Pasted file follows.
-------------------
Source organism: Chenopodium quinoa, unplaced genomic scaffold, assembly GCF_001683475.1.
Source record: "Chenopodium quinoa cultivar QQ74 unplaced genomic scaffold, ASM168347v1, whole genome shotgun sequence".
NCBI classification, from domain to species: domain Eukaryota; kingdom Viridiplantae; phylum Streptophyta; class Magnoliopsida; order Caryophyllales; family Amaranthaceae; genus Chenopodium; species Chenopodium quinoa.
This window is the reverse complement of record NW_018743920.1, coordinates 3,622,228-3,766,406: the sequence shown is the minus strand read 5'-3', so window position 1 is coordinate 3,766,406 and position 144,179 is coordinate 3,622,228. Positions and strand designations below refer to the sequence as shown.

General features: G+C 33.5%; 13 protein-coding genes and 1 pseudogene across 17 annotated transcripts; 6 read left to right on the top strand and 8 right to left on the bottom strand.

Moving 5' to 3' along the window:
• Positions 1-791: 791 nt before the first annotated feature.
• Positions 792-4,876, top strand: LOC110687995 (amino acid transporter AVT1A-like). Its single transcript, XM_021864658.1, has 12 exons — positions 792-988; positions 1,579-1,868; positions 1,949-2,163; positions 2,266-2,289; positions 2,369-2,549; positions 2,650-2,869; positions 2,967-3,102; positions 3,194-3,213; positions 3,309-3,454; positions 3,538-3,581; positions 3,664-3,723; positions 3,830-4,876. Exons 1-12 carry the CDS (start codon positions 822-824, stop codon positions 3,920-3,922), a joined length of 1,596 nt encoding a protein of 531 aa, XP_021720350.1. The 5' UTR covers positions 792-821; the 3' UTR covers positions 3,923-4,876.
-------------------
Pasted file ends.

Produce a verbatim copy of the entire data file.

Source organism: Chenopodium quinoa, unplaced genomic scaffold, assembly GCF_001683475.1.
Source record: "Chenopodium quinoa cultivar QQ74 unplaced genomic scaffold, ASM168347v1, whole genome shotgun sequence".
NCBI classification, from domain to species: domain Eukaryota; kingdom Viridiplantae; phylum Streptophyta; class Magnoliopsida; order Caryophyllales; family Amaranthaceae; genus Chenopodium; species Chenopodium quinoa.
This window is the reverse complement of record NW_018743920.1, coordinates 3,622,228-3,766,406: the sequence shown is the minus strand read 5'-3', so window position 1 is coordinate 3,766,406 and position 144,179 is coordinate 3,622,228. Positions and strand designations below refer to the sequence as shown.

General features: G+C 33.5%; 13 protein-coding genes and 1 pseudogene across 17 annotated transcripts; 6 read left to right on the top strand and 8 right to left on the bottom strand.

Moving 5' to 3' along the window:
• Positions 1-791: 791 nt before the first annotated feature.
• Positions 792-4,876, top strand: LOC110687995 (amino acid transporter AVT1A-like). Its single transcript, XM_021864658.1, has 12 exons — positions 792-988; positions 1,579-1,868; positions 1,949-2,163; positions 2,266-2,289; positions 2,369-2,549; positions 2,650-2,869; positions 2,967-3,102; positions 3,194-3,213; positions 3,309-3,454; positions 3,538-3,581; positions 3,664-3,723; positions 3,830-4,876. Exons 1-12 carry the CDS (start codon positions 822-824, stop codon positions 3,920-3,922), a joined length of 1,596 nt encoding a protein of 531 aa, XP_021720350.1. The 5' UTR covers positions 792-821; the 3' UTR covers positions 3,923-4,876.